I'm not going to say much about the strike. Just this. First, I've never taken a day's industrial action in my life. But that's just because I've never been working when they've been taken. Second, the one serious muscle public sector workers can flex is to withdraw their labour. We can't hold the government to ransom because we've gambled away everyone's money and yet still pay ourselves an enormous bonus, like our friends the bankers.
Ok, enough strike. What I really want to say - and the two things aren't unconnected - is this. Stop wanting more stuff, people. Be content. Most of us (and I wouldn't dream of preaching to those less fortunate) get by well enough. We're fed; we're warm; we don't walk around in tatters; we have telly, books, iPods, smart-phones. We're doing alright.
I've said it before and I'll say it again - why do we need to expect more? The OECD yesterday predicted a 'double-dip' recession for Britain; government growth forecasts are again down. But why - if someone could explain this I'd be very grateful - does the economy need constantly to 'grow' in order for us to be successful?
There's enough stuff out there for everyone. We could share it out a bit more evenly if we tried, but most of us probably don't want to. But why must we always want more? If everything stayed tickety-boo and there was no year-on-year growth then there'd also be no increase in unemployment; inflation wouldn't eat our savings; interest rates would be low (as they are now) and we'd need no more pay because stuff wouldn't cost us any more. (I know, incidentally, that this doesn't take account of our enormous debt as a nation, but that's another matter. It's the sacred cow of economic growth I'm locking horns with here, and it's not an especially comfortable position to be in!)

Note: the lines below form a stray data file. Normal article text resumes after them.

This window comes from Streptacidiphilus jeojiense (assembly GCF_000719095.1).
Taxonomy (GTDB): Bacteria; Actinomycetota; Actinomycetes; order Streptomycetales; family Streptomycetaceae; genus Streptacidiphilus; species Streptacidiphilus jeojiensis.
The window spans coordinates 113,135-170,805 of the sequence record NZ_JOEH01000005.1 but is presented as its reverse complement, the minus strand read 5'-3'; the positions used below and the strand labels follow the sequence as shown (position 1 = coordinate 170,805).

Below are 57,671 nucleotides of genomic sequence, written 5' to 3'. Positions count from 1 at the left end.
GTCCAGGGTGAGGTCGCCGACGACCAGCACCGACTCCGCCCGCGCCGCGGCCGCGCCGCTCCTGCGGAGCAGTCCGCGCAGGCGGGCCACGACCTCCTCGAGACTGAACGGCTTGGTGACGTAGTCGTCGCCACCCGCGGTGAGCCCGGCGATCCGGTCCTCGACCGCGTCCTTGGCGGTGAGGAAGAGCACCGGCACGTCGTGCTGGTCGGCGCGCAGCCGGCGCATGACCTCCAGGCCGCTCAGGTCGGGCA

Come on Evan Davis, if you're reading. You're an economist. I've studied economics too, both at 'A' level and as an undergraduate. I know the maths; I've seen the curves. But I still don't understand why we've all got to have more, grow fatter, earn better, eat bigger, drive faster year-on-year in order to be counted as a 'successful' nation. Why not embrace the status quo? What's wrong with contentment? Why not accept the principle of working to maintain our living standards, salaries, lifestyles as they are without this constant need to get bigger and better?
I realise it's this striving for 'better' that's driven humanity onwards and upwards for the last 150,000 years. I realise, too, that without economic 'growth' there'd be no fat annual bonus for the blessed bankers. But I'm starting to think that this malaise is linked to everything we do, everything our children see on TV and then demand from Santa, linked to this vague idea most of us have that in spite of everything we've already got we just need something else to make our lives complete, to make us happy, to make us whole.
Most of us don't. And for most of us, whatever we get it won't. If we aren't happy now a new house or car or smartphone probably won't make any difference. And this time next year there'll be something else we think we need to make our lives complete.
And with that thought, ladies and gentlemen, I'd better leave you to your Christmas shopping.
Here endeth today's sermon.
Ho, ho, ho!